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FAQ About New Children's Products Safety Law

Will this new law protect kids?

Absolutely. The CPSIA, which is scheduled to go into effect February 10, 2009 is important victory for safe toy advocates. This law bans dangerous chemicals called phthalates that have been linked to serious health problems in children. To learn more about the dangers of phthalates, visit The Breast Cancer Fund.

The new law also contains much stricter requirements for allowable lead levels in children’s products. In addition, it mandates lead testing for most children's products. This will keep dangerous products off the shelves and away from our kids.

When Congress passed the law, they did not develop a specific plan to exclude handmade products made with toxic-free materials. The Consumer Products Safety Commission (CPSC) is responsible for addressing this in their rule-making process, which is going on right now.

Will thrift and consignment stores be able to sell children's clothes and toys after the new law goes into effect?

Yes! On January 8, 2008 the Consumer Products Safety Commission issued a press release in response to some pretty serious confusion about the new law's impact on resellers. Moms who depend on resellers, including thrift stores, consignment stores, and e-bay will still be able to buy and sell used toys and clothes. Resellers are not required to certify that the products they sell meet the new standard, which means the expense of testing will not be passed on to your favorite local resale shop.

However, these stores are still not allowed to sell dangerous products. They are forbidden from selling any product that has been recalled. The CPSC has set up a website so resellers can easily check a product's recall history. And since resellers are still liable if they sell anything with illegally high lead content, they have an incentive not to carry high-risk toys, like the wooden trains covered with lead paint from my childhood!

Click here to see the press release from the Consumer Products Safety Commission on resellers of children's products.

What about mom craftmakers? I have heard the new law will put them out of business?

The CPSC is still working on the details of this new law.

On January 30, 2009, the CPSC proposed a one-year delay in enforcement of the important new safety testing standards. The CPSC wanted more time to determine how to write rules that would keep toys safe, but not over-burden small businesses.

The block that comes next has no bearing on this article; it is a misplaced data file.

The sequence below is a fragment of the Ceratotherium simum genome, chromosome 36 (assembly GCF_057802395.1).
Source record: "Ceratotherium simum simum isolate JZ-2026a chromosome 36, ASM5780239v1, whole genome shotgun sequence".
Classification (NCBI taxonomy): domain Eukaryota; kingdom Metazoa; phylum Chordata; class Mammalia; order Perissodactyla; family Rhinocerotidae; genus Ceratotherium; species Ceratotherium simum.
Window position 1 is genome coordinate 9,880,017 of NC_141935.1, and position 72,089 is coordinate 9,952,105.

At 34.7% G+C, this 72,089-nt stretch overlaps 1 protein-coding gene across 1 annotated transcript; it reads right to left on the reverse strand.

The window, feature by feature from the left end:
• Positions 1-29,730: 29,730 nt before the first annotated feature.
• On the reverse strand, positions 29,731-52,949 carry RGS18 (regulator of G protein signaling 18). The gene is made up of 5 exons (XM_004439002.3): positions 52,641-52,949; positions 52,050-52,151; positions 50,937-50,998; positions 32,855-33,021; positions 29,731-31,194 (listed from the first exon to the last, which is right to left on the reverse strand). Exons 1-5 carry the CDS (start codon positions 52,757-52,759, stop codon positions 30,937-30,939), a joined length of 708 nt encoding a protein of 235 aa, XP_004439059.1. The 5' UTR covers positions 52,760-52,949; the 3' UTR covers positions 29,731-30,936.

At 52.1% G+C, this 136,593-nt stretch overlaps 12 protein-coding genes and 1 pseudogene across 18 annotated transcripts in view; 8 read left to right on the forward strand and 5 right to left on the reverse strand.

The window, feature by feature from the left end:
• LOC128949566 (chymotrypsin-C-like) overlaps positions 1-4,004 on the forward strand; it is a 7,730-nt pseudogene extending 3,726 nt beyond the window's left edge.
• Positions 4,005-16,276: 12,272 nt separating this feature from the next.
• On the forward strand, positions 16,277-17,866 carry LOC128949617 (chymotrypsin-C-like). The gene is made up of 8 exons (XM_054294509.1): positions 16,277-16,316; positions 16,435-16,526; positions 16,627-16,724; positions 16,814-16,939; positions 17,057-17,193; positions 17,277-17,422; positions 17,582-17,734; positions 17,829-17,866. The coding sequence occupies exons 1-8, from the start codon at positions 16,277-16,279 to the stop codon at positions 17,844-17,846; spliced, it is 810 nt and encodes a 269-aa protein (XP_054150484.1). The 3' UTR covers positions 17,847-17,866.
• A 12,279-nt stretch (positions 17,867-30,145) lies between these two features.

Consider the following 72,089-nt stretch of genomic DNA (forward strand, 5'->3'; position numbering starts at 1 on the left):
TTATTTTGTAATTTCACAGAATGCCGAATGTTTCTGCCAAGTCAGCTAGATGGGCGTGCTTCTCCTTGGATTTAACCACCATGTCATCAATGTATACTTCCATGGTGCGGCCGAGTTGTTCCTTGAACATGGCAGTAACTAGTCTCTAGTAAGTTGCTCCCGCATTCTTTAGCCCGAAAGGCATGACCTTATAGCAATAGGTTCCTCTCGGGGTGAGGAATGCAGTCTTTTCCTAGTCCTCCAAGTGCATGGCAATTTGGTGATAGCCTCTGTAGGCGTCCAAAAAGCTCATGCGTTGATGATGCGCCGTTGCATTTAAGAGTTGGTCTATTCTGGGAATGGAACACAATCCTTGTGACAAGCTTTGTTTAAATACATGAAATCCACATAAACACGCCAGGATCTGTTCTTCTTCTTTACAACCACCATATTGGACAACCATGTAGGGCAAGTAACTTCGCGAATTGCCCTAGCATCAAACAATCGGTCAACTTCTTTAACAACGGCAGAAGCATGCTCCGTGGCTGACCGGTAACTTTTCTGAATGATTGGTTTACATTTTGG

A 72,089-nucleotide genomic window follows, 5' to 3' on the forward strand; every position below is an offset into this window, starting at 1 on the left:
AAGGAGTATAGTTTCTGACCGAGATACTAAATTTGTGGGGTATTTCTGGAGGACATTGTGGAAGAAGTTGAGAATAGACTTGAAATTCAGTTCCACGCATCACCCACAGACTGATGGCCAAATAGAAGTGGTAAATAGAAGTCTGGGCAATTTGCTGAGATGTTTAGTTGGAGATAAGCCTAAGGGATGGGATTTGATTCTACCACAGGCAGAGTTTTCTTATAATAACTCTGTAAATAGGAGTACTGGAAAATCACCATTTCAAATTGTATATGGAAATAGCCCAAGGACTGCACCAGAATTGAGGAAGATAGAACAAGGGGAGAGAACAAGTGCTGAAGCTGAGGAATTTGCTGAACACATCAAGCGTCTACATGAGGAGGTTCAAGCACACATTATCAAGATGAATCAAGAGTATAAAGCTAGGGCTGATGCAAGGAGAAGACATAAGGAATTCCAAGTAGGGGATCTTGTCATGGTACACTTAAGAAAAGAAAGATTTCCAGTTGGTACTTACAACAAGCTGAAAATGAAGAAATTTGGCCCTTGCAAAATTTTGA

Unfortunately, this delay means many manufacturers, even the potentially dangerous ones, would be exempted from testing and safety certification requirements for another year.

To read the details of this stay-of-enforcement, click here.

On February 10, the CPSC published even more specific guidance for small businesses, crafters, resellers, and charities. This document answers a lot of common questions, provides a list of safe materials for crafters, and a useful chart for resellers. To download the guidance document, click here.

At Moms Rising, we are committed to supporting both safe toys and mom entrepreneurs and craftmakers. We know there are many moms who started businesses making children's products precisely because they wanted to increase availability of safe, kid-friendly toys.

The CPSC is currently considering several possible rules to help small businesses and craftmakers comply with the CPSIA, while still protecting our kids from dangerous products. For example:

1) The CPSC has proposed exempting products made with known safe materials from the testing requirements. These materials include natural fibers (for example, cotton, silk, and wool), wood, and some metals that have been shown to have very low or no lead content. The CPSC is also considering expanding this list.

2) The CPSC is considering allowing manufacturers of handcrafted products who use safe, toxic-free materials to certify their own products, instead of using third-party testing. To send a letter to the CPSC supporting this commonsense solution, click here.

We need your help to support commonsense, lawful exclusions from the CPSIA for craftmakers and small businesses that do not diminish children’s safety, and to protect the significant gains we have made in children’s product safety with passage this law.